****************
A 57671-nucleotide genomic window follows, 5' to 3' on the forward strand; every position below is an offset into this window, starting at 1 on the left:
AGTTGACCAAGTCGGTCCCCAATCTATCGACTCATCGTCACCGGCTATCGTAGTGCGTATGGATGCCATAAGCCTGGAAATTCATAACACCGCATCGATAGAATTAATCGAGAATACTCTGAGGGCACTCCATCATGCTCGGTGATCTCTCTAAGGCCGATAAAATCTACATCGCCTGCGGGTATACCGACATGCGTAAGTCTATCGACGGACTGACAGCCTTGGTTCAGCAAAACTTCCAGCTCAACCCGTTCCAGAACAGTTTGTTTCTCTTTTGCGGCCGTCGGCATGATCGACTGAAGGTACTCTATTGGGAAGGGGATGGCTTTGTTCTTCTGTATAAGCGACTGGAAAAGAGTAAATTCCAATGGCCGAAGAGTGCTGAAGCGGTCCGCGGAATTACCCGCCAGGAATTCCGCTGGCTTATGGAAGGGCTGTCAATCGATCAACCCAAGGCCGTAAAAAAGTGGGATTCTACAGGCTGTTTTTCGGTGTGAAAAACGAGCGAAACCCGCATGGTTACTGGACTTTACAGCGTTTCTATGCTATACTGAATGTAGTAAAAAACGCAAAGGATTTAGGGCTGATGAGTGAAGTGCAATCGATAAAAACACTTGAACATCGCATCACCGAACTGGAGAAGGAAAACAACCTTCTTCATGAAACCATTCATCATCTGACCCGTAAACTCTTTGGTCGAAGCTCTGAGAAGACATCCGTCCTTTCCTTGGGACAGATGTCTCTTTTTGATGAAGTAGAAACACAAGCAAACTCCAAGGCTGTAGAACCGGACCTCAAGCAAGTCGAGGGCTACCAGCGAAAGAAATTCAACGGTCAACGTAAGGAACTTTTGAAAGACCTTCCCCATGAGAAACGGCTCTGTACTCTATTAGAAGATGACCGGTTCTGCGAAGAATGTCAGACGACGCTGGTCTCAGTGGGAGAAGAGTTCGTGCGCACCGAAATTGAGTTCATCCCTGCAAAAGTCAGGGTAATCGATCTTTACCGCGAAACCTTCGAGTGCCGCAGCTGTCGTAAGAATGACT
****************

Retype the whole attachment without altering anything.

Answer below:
A 57671-nucleotide genomic window follows, 5' to 3' on the forward strand; every position below is an offset into this window, starting at 1 on the left:
AGTTGACCAAGTCGGTCCCCAATCTATCGACTCATCGTCACCGGCTATCGTAGTGCGTATGGATGCCATAAGCCTGGAAATTCATAACACCGCATCGATAGAATTAATCGAGAATACTCTGAGGGCACTCCATCATGCTCGGTGATCTCTCTAAGGCCGATAAAATCTACATCGCCTGCGGGTATACCGACATGCGTAAGTCTATCGACGGACTGACAGCCTTGGTTCAGCAAAACTTCCAGCTCAACCCGTTCCAGAACAGTTTGTTTCTCTTTTGCGGCCGTCGGCATGATCGACTGAAGGTACTCTATTGGGAAGGGGATGGCTTTGTTCTTCTGTATAAGCGACTGGAAAAGAGTAAATTCCAATGGCCGAAGAGTGCTGAAGCGGTCCGCGGAATTACCCGCCAGGAATTCCGCTGGCTTATGGAAGGGCTGTCAATCGATCAACCCAAGGCCGTAAAAAAGTGGGATTCTACAGGCTGTTTTTCGGTGTGAAAAACGAGCGAAACCCGCATGGTTACTGGACTTTACAGCGTTTCTATGCTATACTGAATGTAGTAAAAAACGCAAAGGATTTAGGGCTGATGAGTGAAGTGCAATCGATAAAAACACTTGAACATCGCATCACCGAACTGGAGAAGGAAAACAACCTTCTTCATGAAACCATTCATCATCTGACCCGTAAACTCTTTGGTCGAAGCTCTGAGAAGACATCCGTCCTTTCCTTGGGACAGATGTCTCTTTTTGATGAAGTAGAAACACAAGCAAACTCCAAGGCTGTAGAACCGGACCTCAAGCAAGTCGAGGGCTACCAGCGAAAGAAATTCAACGGTCAACGTAAGGAACTTTTGAAAGACCTTCCCCATGAGAAACGGCTCTGTACTCTATTAGAAGATGACCGGTTCTGCGAAGAATGTCAGACGACGCTGGTCTCAGTGGGAGAAGAGTTCGTGCGCACCGAAATTGAGTTCATCCCTGCAAAAGTCAGGGTAATCGATCTTTACCGCGAAACCTTCGAGTGCCGCAGCTGTCGTAAGAATGACT